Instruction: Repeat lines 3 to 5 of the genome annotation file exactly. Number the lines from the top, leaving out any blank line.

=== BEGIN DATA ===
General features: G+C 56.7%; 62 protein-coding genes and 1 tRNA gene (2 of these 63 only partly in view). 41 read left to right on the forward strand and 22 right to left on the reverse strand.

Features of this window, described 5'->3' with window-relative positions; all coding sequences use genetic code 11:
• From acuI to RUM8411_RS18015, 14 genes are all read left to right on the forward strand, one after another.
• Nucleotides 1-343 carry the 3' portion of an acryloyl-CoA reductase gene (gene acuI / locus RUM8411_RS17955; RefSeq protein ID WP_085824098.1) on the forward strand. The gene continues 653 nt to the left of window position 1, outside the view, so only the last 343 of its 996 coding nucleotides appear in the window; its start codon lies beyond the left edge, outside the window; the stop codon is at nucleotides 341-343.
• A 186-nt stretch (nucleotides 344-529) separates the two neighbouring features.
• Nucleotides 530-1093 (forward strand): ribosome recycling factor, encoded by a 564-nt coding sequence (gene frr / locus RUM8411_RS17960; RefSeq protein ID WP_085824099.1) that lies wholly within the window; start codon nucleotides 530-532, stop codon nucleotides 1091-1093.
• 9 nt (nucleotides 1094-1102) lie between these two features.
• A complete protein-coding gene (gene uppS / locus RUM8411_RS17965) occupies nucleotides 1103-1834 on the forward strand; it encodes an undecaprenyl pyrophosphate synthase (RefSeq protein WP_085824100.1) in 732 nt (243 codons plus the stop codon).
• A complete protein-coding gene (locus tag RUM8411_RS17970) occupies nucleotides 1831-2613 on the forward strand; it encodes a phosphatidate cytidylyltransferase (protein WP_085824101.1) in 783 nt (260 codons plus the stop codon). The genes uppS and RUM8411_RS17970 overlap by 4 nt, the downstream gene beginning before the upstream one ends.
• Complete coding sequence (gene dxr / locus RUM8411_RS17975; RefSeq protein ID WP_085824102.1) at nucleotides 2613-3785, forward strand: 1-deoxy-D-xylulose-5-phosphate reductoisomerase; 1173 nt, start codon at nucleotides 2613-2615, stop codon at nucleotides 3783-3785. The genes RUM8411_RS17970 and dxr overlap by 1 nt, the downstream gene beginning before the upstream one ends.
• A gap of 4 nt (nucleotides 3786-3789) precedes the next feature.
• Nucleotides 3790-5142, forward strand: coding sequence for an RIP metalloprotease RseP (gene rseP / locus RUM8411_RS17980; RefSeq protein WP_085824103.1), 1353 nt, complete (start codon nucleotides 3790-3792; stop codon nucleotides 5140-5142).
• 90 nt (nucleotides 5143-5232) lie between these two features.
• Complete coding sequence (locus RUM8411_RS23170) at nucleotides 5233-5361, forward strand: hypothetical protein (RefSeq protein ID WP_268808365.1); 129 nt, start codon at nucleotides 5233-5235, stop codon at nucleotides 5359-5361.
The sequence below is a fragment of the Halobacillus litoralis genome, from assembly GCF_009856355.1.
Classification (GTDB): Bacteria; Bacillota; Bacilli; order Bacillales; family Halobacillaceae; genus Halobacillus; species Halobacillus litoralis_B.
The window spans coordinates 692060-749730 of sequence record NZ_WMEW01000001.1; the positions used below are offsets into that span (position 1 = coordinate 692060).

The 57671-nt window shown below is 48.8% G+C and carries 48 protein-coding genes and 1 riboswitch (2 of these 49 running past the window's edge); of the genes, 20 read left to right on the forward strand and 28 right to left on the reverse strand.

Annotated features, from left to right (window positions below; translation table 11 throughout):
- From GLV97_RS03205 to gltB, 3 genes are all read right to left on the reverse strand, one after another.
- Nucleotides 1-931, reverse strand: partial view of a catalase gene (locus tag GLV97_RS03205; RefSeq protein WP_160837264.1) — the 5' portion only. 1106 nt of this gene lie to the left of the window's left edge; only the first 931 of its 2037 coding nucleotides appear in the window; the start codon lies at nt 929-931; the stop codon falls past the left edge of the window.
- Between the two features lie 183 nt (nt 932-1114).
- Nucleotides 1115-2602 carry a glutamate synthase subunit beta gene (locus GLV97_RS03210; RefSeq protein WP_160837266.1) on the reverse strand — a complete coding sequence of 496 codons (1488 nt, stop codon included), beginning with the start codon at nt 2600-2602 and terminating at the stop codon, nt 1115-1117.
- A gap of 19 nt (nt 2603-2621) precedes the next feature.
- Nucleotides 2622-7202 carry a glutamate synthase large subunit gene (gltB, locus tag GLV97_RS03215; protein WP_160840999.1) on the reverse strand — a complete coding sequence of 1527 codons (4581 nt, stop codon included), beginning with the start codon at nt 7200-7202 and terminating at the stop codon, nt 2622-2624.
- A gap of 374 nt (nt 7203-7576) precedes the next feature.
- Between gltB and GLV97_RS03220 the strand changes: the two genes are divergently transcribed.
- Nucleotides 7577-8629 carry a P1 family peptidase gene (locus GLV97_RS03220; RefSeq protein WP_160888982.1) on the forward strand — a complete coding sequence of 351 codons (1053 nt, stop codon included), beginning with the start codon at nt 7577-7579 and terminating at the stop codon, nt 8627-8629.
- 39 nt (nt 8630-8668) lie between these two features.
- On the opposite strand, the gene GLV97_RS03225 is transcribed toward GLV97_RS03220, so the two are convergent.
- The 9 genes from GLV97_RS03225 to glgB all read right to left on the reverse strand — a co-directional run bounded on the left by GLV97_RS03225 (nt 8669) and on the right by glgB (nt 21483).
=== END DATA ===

• From acuI to RUM8411_RS18015, 14 genes are all read left to right on the forward strand, one after another.
• Nucleotides 1-343 carry the 3' portion of an acryloyl-CoA reductase gene (gene acuI / locus RUM8411_RS17955; RefSeq protein ID WP_085824098.1) on the forward strand. The gene continues 653 nt to the left of window position 1, outside the view, so only the last 343 of its 996 coding nucleotides appear in the window; its start codon lies beyond the left edge, outside the window; the stop codon is at nucleotides 341-343.
• A 186-nt stretch (nucleotides 344-529) separates the two neighbouring features.